“We have people that are looking for jobs,” Thompson says. “We have employers who are offering jobs. But you have the skills gap where the individuals are not qualified and trained to take those jobs.”
By providing that training, Thompson believes students will be put on “pathways to opportunity.”
“When you look at where we're at today, where we have more than 7 million job openings in the U.S., the number one asset of any business – I don't care if it's manufacturing or service industry – is a qualified and trained worker,” the congressman says.
In 2018, the Strengthening Career and Technical Education for the 21st Century Act – legislation sponsored by Thompson, a member of the House Committee on Education and Labor – became law. The bill, which reauthorized the Carl D. Perkins Career and Technical Education Act of 2006, was designed to improve technical education in several ways, including by simplifying requirements states must follow when applying for federal funds, promoting work-based learning, and increasing transparency and accountability.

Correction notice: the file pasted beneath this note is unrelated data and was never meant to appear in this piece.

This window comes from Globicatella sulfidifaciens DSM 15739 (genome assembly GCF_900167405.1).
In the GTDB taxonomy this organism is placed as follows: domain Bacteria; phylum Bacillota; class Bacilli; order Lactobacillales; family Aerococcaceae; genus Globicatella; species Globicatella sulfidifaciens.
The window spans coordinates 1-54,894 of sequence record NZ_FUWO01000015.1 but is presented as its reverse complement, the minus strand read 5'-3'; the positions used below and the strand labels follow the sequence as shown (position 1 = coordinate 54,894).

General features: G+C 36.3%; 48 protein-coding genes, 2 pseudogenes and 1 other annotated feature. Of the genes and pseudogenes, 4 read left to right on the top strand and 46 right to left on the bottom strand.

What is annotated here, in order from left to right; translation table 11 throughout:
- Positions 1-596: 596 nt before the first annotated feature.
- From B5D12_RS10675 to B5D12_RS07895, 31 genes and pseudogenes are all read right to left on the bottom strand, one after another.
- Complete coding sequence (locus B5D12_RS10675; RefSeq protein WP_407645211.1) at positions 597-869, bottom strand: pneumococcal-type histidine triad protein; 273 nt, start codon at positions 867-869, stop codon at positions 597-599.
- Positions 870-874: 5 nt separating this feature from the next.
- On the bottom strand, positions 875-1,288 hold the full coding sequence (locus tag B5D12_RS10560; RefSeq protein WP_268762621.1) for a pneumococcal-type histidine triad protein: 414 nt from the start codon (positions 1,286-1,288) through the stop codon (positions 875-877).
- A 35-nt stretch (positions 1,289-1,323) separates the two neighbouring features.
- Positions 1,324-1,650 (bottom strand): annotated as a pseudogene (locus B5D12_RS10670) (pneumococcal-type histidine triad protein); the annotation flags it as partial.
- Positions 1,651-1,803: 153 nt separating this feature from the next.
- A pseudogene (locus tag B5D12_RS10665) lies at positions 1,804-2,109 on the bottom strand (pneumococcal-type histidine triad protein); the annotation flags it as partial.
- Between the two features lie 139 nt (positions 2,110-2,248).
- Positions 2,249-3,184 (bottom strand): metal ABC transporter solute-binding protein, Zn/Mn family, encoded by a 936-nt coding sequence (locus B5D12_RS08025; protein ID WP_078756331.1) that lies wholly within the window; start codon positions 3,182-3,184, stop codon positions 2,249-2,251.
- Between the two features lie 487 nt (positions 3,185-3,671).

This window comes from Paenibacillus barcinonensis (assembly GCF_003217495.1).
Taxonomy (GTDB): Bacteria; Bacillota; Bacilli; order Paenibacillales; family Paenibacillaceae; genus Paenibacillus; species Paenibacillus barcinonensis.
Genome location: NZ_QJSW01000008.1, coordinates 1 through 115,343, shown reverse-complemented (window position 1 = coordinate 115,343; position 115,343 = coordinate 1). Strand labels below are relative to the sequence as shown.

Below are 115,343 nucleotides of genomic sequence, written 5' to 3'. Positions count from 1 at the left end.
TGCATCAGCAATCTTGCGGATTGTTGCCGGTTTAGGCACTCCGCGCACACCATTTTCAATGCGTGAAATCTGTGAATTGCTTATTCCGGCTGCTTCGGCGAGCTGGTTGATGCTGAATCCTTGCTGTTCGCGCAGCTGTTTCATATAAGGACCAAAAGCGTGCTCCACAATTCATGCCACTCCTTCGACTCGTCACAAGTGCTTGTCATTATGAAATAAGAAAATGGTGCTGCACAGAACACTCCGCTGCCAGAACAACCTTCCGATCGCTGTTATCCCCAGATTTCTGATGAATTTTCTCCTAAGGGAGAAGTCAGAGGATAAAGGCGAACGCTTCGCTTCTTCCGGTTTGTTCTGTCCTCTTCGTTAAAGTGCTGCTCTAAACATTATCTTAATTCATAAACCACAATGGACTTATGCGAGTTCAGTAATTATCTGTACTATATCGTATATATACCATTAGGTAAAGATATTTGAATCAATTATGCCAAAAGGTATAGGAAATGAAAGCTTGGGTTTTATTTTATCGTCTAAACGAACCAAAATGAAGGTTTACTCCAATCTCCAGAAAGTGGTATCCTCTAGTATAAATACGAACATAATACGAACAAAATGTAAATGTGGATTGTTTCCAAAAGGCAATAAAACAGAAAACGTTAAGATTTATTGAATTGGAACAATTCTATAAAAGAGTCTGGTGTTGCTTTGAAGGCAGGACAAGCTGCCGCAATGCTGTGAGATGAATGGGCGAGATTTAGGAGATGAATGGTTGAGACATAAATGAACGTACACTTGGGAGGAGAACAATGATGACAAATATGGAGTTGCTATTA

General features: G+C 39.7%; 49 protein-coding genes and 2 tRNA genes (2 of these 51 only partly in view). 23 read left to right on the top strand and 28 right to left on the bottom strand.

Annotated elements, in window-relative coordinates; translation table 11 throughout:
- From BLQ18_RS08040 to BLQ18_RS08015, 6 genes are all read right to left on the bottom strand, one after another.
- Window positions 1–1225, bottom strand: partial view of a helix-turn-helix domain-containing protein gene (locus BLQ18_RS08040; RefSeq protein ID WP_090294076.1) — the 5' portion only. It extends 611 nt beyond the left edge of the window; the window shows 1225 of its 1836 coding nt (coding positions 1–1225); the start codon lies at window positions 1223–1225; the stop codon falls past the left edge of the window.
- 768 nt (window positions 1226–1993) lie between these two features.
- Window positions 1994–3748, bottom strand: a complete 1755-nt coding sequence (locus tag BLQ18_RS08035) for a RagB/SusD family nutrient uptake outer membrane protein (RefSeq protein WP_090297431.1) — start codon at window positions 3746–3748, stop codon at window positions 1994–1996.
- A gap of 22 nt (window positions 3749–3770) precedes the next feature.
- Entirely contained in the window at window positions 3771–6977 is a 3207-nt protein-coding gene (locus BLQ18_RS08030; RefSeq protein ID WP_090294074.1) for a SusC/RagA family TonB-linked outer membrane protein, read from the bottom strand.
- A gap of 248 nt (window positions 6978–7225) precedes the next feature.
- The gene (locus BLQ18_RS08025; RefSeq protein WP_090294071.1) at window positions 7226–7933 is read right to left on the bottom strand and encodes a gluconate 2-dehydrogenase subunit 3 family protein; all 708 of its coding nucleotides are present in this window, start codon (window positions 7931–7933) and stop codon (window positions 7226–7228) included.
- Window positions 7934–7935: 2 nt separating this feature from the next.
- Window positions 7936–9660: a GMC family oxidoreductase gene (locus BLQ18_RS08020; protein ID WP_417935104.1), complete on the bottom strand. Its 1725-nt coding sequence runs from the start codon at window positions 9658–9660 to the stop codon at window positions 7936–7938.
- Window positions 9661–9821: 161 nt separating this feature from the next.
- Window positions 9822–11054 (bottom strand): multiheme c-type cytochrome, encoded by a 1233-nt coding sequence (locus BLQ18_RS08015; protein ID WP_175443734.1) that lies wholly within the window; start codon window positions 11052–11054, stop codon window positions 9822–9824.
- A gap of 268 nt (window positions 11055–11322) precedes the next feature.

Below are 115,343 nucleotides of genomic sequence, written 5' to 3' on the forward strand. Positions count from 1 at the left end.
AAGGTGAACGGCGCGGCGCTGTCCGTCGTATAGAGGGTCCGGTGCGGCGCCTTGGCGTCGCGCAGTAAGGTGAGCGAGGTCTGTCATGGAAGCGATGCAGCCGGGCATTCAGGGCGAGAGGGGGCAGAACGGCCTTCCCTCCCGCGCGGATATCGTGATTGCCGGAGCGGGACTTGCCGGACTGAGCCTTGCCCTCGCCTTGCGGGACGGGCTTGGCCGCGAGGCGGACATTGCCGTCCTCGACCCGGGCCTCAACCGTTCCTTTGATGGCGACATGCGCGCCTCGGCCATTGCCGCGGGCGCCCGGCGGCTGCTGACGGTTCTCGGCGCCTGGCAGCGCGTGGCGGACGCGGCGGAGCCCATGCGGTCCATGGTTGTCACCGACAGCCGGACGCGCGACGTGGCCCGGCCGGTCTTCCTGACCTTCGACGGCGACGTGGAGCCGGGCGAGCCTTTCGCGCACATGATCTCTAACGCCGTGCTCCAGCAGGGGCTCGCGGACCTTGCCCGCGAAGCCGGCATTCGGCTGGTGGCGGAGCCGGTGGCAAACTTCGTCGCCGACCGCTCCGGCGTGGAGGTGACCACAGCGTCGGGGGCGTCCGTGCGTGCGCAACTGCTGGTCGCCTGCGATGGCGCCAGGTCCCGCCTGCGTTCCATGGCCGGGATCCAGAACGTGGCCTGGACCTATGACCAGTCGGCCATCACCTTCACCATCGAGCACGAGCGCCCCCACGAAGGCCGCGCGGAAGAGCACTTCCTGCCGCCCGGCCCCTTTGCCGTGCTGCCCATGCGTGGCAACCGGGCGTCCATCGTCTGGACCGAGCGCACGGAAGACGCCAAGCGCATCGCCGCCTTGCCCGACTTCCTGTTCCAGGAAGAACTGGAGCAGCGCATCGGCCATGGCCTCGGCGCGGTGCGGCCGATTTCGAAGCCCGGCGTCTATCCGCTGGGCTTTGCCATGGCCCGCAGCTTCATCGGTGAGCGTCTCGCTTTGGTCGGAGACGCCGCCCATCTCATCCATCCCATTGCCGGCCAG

It passed the House and Senate unanimously on every vote.
“That's a pretty hard task to accomplish today,” Thompson says. “I credit that to the fact that when we wrote this we brought people to the table – students, parents, educators like we have, and faculty administrators at the great career and technical education schools we have in Cambria County, and employers. We brought the people who sign the front of a paycheck, not the back of a paycheck, the ones that are creating jobs, the ones that know what are the positions that are in demand and difficult to fill.”
On the state level, the Pennsylvania General Assembly recently passed an omnibus bill that dealt, in part, with career and technological education issues, such as grants, articulation agreements and tool classifications. “There is a great demand for that. We need to do everything we can for workplace development and to be able to address those needs,” says State Sen. Wayne Langerholc Jr., R-Richland, 35th District, chairman of the Education Committee.